What you are looking at is the centre section of the body "tub" from the cowl back with the passenger (riding mechanic) seat staggered behind and to the side of the driver's seat. The two sides of the body are totally different to each other. I am just starting on the drivers (right) side.
Can't a boy have any secrets?
As you are probably aware I have a vast state of the art workshop fully equipped with all the latest sophisticated machinery, most fully computer controlled. I also have fresh carefully laundered white overalls each day and I always wear my baseball cap with the peak at a jaunty angle over my left ear on Mondays, Wednesdays and Fridays and over my right ear on Tuesdays, Thursdays and Saturdays. On Sundays I wear my WW1 leather pilots "flying helmet" with the ear-flaps turned up and buckled over the top of my head. My built in stereophonic sound system plays Thelonious Monk in the mornings and Charlie Parker in the afternoons interspersed by selected early Gerry Mulligan, in particular "Bernie's Tune" which incidentally, very few people are aware, was perhaps written especially for me. My large staff of highly skilled professional assistants all have university degrees in advanced engineering. There is absolutely no chance of my getting my hands dirty as I always wear two layers of surgical gloves. This really is over-kill as everything is sterilised in a huge autoclave before entering the premises.
Among my collection of quaint antique hand tools, usually tastefully displayed in sealed glass cases, is this one piece of equipment of unknown and obviously obscure origin that I believe may in an earlier age have been used by primitive pioneer restorers in an attempt to obtain bends of a uniform nature in steel tube of varying dimensions. I have especially taken it out of the display case and carefully dusted it off in order to photograph it for you. I trust that you find this informative and somewhat amusing. I have to admit I constructed this some 30 or 40 years ago when I first started to build tubular steel body frames. About that time 13 inch was a popular size tyre used on the more common make automobiles made for the mass market. It has proved to be durable, easily transportable and can be stored out in the open for long periods without any discernible damage. Even the most ham-fisted operator can achieve a reasonably acceptable bend. The one handicap is that it will only create the desired bend in one direction and only at one end or the other of a length of tube requiring frequent cutting and welding.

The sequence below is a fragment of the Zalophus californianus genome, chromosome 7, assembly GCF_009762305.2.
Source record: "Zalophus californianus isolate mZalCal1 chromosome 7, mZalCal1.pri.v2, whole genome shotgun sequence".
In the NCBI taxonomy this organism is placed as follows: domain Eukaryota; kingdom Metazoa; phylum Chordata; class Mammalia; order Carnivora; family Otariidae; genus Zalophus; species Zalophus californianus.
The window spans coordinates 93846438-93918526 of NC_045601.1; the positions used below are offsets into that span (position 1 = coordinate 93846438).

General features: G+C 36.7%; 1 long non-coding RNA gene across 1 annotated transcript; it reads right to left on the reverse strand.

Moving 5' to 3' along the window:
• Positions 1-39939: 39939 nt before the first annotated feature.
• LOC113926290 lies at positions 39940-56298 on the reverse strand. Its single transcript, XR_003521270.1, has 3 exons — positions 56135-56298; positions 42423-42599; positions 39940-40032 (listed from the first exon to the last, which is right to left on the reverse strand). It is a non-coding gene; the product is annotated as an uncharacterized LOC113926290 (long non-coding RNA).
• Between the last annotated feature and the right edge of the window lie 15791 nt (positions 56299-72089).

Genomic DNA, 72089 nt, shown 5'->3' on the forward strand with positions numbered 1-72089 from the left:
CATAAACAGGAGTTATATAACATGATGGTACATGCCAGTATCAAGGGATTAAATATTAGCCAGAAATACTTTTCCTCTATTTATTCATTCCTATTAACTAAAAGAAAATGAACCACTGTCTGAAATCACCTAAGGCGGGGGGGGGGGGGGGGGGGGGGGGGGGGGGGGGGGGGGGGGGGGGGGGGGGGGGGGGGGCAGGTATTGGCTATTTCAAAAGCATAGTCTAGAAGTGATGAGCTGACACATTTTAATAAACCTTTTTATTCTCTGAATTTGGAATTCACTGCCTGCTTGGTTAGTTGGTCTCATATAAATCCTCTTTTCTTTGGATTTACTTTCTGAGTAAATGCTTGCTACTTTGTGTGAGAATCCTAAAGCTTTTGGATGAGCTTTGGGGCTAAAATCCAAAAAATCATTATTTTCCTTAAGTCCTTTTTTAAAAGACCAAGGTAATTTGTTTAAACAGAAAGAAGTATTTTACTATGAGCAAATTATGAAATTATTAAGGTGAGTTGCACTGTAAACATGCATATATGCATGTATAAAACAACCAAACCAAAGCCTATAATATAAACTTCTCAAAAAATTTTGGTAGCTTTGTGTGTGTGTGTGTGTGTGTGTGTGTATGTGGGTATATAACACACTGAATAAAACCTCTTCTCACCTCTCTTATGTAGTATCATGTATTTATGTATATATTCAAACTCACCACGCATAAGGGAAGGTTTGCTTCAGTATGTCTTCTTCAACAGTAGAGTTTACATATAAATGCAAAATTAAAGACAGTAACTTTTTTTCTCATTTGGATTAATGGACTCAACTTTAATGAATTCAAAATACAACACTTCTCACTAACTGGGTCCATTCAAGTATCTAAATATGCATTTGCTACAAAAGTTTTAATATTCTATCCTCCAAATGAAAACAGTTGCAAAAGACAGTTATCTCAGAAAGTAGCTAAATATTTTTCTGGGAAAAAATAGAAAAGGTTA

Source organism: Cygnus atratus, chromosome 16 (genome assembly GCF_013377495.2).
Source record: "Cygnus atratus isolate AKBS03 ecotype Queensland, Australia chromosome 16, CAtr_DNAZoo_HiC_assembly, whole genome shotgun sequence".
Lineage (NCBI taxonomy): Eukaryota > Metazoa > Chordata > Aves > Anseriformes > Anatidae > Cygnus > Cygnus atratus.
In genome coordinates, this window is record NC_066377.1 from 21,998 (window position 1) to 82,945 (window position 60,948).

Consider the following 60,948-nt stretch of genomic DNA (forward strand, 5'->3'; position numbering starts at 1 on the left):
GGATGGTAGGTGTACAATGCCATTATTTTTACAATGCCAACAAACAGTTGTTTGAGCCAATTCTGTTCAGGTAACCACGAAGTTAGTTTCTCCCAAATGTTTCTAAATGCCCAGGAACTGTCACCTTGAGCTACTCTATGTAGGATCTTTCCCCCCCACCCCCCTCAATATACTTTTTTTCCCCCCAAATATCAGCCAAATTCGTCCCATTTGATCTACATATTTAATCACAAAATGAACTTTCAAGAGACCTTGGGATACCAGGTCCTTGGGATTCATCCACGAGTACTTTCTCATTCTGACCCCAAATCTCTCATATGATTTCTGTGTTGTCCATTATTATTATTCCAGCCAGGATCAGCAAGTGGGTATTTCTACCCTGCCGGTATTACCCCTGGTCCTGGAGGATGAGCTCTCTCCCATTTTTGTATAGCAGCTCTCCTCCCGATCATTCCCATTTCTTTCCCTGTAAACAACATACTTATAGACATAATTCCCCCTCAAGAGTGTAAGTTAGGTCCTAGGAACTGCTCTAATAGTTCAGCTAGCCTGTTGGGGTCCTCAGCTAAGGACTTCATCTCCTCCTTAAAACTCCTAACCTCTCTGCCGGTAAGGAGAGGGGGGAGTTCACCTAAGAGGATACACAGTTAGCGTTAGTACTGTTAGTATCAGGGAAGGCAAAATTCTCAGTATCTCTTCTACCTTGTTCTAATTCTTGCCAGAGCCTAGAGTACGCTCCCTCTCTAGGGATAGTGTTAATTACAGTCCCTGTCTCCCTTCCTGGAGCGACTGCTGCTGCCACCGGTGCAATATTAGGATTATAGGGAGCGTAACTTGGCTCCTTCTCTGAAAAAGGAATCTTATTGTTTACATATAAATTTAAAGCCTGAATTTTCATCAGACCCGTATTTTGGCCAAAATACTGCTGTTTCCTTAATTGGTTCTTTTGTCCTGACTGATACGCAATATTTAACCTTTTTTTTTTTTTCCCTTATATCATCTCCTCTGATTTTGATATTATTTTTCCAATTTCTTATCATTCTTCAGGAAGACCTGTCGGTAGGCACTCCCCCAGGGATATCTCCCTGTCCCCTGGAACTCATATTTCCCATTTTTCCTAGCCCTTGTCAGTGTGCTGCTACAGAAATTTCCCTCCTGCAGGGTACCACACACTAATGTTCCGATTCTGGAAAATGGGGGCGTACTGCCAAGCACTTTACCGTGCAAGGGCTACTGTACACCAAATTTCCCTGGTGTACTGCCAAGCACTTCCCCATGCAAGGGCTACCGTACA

1918-2007 Almost every make worth owning.
More of the same again today, despite a couple of interruptions some progress was made on the drivers side of the body frame. Another day and I should be able to move on to the tail. I will not blame you if you have trouble in discerning where the progress has been made but there is a good five to six hours work gone into the Singer today.
Another day and more photographs of bundles of twisted steel tube. I hope that you are not becoming too bored. At last the front section of the body frame is more or less completed. So far this has consumed no less than 26 metres of tube. Not that I have been throwing the stuff in the bin. In total to date there would not have been half a metre of waste. I now have to wait for the next delivery of two more 6 metre lengths of 12.7 X 12.7 (1/2 inch) tube so I can complete the tail section. Hopefully tomorrow.